Our stunning Great Barrier Reef is one of the most vibrant ecosystems in the world, but it is incredibly sensitive to human pressures.
Plans to expand several ports along the coastline will further damage our already vulnerable Reef. Port expansion plans require dredging of the seafloor, and will lead to a sharp increase in ship traffic crossing through our Reef’s waters. Just one collision, one mistake, or one spill could result in an environmental catastrophe in one of the seven natural wonders of the world.
What is dredging – and what is the danger?
Dredging means excavating the sea floor, removing sediment and dumping it in other locations. The material is removed through digging, big scoops, or high-pressure suction. It is mainly undertaken to dig new shipping channels (capital dredging) or maintain the depth of a port and it’s shipping channels (maintenance dredging).
Dredging is undertaken in coastal Reef waters so that large coal, gas and other bulk carriers can access ports. Capital dredging for port expansions is a serious threat to the waters of the Great Barrier Reef. The seafloor is dug up to make deeper channels for large ships. Fine sediments are thrown up into the water and can drift for over 100 kilometres, smothering coral, seagrass beds, and ruining water quality.
Many of the areas that are dredged are feeding and breeding grounds for turtles, dugongs and other sensitive species.
Dredging can more than double the level of coral disease, in particular white syndrome which causes coral tissue to fall off. Prior to 2015 all dredged material was dumped back into the waters of the Great Barrier Reef World Heritage Area. In 2015 the Queensland Government responded to community pressure and banned the dumping of capital dredge spoil (ie from new industrial activity) in the Great Barrier Reef World Heritage Area. Instead, the dredge spoil must be disposed of onshore.
Once an area has been dredged, it is vulnerable to clogging up with sediments, so it needs to be regularly re-dredged. This is known as maintenance dredging and the spoil from this activity can still be dumped at sea within the Great Barrier Reef World Heritage Area.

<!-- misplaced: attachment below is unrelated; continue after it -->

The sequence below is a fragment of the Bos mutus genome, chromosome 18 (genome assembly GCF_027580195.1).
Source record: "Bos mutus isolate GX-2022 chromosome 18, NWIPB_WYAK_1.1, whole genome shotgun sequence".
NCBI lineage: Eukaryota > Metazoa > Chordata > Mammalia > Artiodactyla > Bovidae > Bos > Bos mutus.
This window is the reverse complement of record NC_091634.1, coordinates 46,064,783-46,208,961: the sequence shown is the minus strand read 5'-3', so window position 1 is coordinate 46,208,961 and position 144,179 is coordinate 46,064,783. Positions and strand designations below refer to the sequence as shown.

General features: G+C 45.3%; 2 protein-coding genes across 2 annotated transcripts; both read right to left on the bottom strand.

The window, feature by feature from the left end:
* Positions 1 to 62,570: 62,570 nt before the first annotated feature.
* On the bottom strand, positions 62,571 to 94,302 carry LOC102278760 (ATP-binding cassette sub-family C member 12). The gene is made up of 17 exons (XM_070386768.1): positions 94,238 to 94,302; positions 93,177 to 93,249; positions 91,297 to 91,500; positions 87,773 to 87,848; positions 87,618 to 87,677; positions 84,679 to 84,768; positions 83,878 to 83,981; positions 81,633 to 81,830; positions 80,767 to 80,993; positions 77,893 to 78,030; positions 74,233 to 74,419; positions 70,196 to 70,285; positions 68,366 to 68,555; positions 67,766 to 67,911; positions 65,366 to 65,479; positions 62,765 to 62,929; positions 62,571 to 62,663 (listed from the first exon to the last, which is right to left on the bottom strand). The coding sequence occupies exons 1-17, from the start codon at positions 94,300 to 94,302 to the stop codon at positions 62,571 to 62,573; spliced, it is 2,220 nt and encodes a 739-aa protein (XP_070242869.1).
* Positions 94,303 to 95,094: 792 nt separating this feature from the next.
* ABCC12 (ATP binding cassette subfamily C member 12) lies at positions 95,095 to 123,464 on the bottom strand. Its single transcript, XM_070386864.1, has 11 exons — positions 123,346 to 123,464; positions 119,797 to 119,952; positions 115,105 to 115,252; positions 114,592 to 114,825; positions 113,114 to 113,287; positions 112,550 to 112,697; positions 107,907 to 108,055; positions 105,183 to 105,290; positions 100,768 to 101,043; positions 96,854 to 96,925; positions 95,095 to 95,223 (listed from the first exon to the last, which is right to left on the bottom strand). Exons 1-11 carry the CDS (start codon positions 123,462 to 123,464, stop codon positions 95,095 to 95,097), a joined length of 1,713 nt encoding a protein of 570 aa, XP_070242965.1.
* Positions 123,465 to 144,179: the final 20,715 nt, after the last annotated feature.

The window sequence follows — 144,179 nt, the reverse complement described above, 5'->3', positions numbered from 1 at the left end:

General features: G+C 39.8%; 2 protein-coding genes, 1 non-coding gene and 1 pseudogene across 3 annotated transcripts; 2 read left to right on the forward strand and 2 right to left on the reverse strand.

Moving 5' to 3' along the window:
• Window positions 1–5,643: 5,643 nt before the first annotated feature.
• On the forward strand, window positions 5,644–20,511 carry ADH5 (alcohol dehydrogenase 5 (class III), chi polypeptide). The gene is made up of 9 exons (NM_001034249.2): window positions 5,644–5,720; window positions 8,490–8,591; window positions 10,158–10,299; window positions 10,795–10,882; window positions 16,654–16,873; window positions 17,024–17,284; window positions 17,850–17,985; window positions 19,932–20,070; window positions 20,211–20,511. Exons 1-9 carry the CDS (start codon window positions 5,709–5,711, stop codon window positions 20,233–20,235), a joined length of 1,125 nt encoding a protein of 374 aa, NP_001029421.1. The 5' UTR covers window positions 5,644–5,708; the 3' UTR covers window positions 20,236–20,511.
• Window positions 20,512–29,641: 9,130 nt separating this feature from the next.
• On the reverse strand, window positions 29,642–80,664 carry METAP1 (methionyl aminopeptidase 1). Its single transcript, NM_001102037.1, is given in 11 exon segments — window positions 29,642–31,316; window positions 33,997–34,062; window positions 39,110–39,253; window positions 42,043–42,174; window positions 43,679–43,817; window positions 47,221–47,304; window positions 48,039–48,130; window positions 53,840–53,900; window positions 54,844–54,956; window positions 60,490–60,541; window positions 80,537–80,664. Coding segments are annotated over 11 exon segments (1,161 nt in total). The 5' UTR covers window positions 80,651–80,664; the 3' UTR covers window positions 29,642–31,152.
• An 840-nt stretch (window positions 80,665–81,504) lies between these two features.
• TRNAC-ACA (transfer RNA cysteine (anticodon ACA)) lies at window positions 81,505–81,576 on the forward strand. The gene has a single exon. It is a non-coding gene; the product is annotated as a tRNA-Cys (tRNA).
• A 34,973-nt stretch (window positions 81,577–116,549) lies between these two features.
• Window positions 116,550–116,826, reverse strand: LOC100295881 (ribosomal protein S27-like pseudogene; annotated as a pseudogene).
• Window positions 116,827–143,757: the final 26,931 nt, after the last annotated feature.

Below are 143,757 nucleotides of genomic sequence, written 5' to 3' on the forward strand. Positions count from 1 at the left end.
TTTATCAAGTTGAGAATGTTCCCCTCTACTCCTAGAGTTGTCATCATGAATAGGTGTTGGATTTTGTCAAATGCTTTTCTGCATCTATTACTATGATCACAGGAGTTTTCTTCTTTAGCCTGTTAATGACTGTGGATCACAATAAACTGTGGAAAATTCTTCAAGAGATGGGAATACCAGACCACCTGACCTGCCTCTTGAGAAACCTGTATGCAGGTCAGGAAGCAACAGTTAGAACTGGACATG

Dredging for new port facilities is still allowed in four ‘priority ports’ (Townsville, Abbot Point, Mackay-Hay Point and Gladstone) and within the port area of Cairns. Dredging for smaller projects like marinas or boat ramps can go ahead in most parts of the Reef coast.
How does increased shipping hurt the Great Barrier Reef?
Currently there are over 11,000 shipping movements through the Great Barrier Reef each year. Just one collision, one mistake or one spill could result in an environmental catastrophe in the Great Barrier Reef, one of the seven natural wonders of the world.
When the massive coal carrier Shen Neng 1 crashed into the Reef in 2010 it damaged an area covering 0.4 square kilometres – the largest ever recorded by a ship grounding in the Great Barrier Reef.
Not only do shipping accidents risk the Reef, they are terrible for tourism. No one wants to see ship after ship when they have paid to come and see the natural beauty of the Great Barrier Reef.
What are the dredging and port expansion plans?
Ports North is proposing to dredge 1 million cubic metres of seafloor from Trinity Inlet to allow access for larger cruise ships. The water quality of Trinity Inlet is already poor and sensitive habitats like seagrass are taking a long time to recover. A large dredging project, followed by increased maintenance dredging and disposal will stir up and suspend sediment in the area, further exacerbating the problem.
The local tourism industry is thriving – with regular visits by cruise ships to Cairns. Research has shown that whether a cruise ship docks in a port or anchors offshore and transfers passengers by smaller boats to land actually makes little difference to the number of people disembarking and coming to explore Cairns and its surrounds.